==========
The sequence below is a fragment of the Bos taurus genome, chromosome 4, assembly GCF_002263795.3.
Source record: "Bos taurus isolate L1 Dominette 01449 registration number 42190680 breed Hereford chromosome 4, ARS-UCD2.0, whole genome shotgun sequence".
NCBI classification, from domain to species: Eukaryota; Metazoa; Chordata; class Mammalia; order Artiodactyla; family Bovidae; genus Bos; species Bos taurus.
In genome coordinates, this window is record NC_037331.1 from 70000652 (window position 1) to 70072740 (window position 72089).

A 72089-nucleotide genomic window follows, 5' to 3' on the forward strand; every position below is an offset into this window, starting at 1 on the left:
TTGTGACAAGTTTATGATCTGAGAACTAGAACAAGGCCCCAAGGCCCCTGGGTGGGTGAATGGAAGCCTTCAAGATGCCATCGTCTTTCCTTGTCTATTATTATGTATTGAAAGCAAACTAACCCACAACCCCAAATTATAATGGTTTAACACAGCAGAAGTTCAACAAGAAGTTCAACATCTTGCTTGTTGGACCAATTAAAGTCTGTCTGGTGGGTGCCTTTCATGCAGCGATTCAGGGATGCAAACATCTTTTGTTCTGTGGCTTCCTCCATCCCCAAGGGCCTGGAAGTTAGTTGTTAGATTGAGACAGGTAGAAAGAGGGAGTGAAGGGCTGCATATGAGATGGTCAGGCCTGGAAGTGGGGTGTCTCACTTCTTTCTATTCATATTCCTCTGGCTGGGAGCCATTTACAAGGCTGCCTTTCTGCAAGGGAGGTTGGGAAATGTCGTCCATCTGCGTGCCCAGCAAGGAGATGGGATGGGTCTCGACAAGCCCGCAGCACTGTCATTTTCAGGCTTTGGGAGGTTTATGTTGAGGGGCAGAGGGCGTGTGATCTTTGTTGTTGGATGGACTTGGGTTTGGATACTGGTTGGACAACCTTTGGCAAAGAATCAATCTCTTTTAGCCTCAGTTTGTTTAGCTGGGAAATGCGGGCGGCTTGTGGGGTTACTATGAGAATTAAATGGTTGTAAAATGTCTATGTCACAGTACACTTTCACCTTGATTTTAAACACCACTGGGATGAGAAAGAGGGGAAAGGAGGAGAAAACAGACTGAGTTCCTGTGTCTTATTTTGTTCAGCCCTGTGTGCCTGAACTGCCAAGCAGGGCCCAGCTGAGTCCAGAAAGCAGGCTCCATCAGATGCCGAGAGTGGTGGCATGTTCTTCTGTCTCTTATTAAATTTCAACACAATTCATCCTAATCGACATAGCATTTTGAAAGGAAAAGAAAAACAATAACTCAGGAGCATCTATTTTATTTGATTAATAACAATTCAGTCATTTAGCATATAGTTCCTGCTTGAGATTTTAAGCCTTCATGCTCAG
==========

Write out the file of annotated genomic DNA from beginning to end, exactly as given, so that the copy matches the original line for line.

The sequence below is a fragment of the Bos taurus genome, chromosome 4, assembly GCF_002263795.3.
Source record: "Bos taurus isolate L1 Dominette 01449 registration number 42190680 breed Hereford chromosome 4, ARS-UCD2.0, whole genome shotgun sequence".
NCBI classification, from domain to species: Eukaryota; Metazoa; Chordata; class Mammalia; order Artiodactyla; family Bovidae; genus Bos; species Bos taurus.
In genome coordinates, this window is record NC_037331.1 from 70000652 (window position 1) to 70072740 (window position 72089).

A 72089-nucleotide genomic window follows, 5' to 3' on the forward strand; every position below is an offset into this window, starting at 1 on the left:
TTGTGACAAGTTTATGATCTGAGAACTAGAACAAGGCCCCAAGGCCCCTGGGTGGGTGAATGGAAGCCTTCAAGATGCCATCGTCTTTCCTTGTCTATTATTATGTATTGAAAGCAAACTAACCCACAACCCCAAATTATAATGGTTTAACACAGCAGAAGTTCAACAAGAAGTTCAACATCTTGCTTGTTGGACCAATTAAAGTCTGTCTGGTGGGTGCCTTTCATGCAGCGATTCAGGGATGCAAACATCTTTTGTTCTGTGGCTTCCTCCATCCCCAAGGGCCTGGAAGTTAGTTGTTAGATTGAGACAGGTAGAAAGAGGGAGTGAAGGGCTGCATATGAGATGGTCAGGCCTGGAAGTGGGGTGTCTCACTTCTTTCTATTCATATTCCTCTGGCTGGGAGCCATTTACAAGGCTGCCTTTCTGCAAGGGAGGTTGGGAAATGTCGTCCATCTGCGTGCCCAGCAAGGAGATGGGATGGGTCTCGACAAGCCCGCAGCACTGTCATTTTCAGGCTTTGGGAGGTTTATGTTGAGGGGCAGAGGGCGTGTGATCTTTGTTGTTGGATGGACTTGGGTTTGGATACTGGTTGGACAACCTTTGGCAAAGAATCAATCTCTTTTAGCCTCAGTTTGTTTAGCTGGGAAATGCGGGCGGCTTGTGGGGTTACTATGAGAATTAAATGGTTGTAAAATGTCTATGTCACAGTACACTTTCACCTTGATTTTAAACACCACTGGGATGAGAAAGAGGGGAAAGGAGGAGAAAACAGACTGAGTTCCTGTGTCTTATTTTGTTCAGCCCTGTGTGCCTGAACTGCCAAGCAGGGCCCAGCTGAGTCCAGAAAGCAGGCTCCATCAGATGCCGAGAGTGGTGGCATGTTCTTCTGTCTCTTATTAAATTTCAACACAATTCATCCTAATCGACATAGCATTTTGAAAGGAAAAGAAAAACAATAACTCAGGAGCATCTATTTTATTTGATTAATAACAATTCAGTCATTTAGCATATAGTTCCTGCTTGAGATTTTAAGCCTTCATGCTCAG